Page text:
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Cancer Research and Treatment > Volume 55(4); 2023 > Article
Cha, Lee, Joo, Kim, Lee, and Shim: Clinicopathological Characteristics of NRG1 Fusion–Positive Solid Tumors in Korean Patients



Neuregulin 1 (NRG1) gene fusion is a potentially actionable oncogenic driver. The oncoprotein binds to ERBB3-ERBB2 heterodimers and activates downstream signaling, supporting a therapeutic approach for inhibiting ERBB3/ERBB2. However, the frequency and clinicopathological features of solid tumors harboring NRG1 fusions in Korean patients remain largely unknown.

Materials and Methods

We reviewed archival data from next-generation sequencing panel tests conducted at a single institution, specifically selecting patients with in-frame fusions that preserved the functional domain. The clinicopathological characteristics of patients harboring NRG1 fusions were retrospectively reviewed.


Out of 8,148 patients, NRG1 fusions were identified in 22 patients (0.27%). The average age of the patients was 59 years (range, 32 to 78 years), and the male-to-female ratio was 1:1.2. The lung was the most frequently observed primary site (n=13), followed by the pancreaticobiliary tract (n=3), gastrointestinal tract (n=2, stomach and rectum each), ovary (n=2), breast (n=1), and soft tissue (n=1). Histologically, all tumors demonstrated adenocarcinoma histology, with the exception of one case of sarcoma. CD74 (n=8) and SLC3A2 (n=4) were the most frequently identified fusion partners. Dominant features included the presence of fewer than three co-occurring genetic alterations, a low tumor mutation burden, and low programmed death-ligand 1 expression. Various clinical responses were observed in patients with NRG1 fusions.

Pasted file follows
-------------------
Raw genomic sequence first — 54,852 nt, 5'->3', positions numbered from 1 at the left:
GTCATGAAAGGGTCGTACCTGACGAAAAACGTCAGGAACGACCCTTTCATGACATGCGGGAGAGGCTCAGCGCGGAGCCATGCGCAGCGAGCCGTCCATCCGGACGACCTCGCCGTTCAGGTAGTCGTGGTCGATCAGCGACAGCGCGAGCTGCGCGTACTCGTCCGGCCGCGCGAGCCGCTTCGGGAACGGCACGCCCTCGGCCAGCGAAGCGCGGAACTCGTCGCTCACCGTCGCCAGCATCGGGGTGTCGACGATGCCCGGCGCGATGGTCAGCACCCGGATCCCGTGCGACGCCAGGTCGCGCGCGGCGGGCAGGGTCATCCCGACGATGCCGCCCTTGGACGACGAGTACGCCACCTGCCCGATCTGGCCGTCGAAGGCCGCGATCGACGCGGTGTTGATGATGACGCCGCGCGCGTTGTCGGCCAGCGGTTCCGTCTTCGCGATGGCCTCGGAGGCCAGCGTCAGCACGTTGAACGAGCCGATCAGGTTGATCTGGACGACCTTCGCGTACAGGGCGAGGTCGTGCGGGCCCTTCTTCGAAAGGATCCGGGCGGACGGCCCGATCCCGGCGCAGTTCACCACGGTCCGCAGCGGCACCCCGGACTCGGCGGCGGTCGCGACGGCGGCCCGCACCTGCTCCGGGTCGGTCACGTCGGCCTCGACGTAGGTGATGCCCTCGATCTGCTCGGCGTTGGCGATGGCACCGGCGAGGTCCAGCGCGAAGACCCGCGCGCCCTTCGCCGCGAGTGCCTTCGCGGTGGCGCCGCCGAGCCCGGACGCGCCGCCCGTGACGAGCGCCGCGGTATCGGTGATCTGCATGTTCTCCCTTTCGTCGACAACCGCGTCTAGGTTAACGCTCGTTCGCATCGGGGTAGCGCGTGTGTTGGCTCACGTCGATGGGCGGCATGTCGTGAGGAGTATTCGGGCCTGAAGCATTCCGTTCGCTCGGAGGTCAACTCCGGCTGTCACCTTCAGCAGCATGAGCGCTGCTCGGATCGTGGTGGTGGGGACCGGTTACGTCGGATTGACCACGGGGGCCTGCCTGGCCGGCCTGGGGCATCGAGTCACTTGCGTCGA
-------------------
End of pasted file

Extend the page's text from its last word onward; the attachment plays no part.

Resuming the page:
Despite the rarity of NRG1 fusions in Korean patients with solid tumors, identification through next-generation sequencing enables the possibility of new targeted therapies.


Subsets of gene fusions in solid tumors have been identified as oncogenic drivers and potential therapeutic targets [1,2]. Among them, tyrosine kinases such as ALK, ROS1, RET, NTRK, and FGFR are frequently involved in oncogenic fusions. These fusions lead to the constitutive activation of downstream signaling pathways, promoting tumor cell proliferation and tumor progression [2].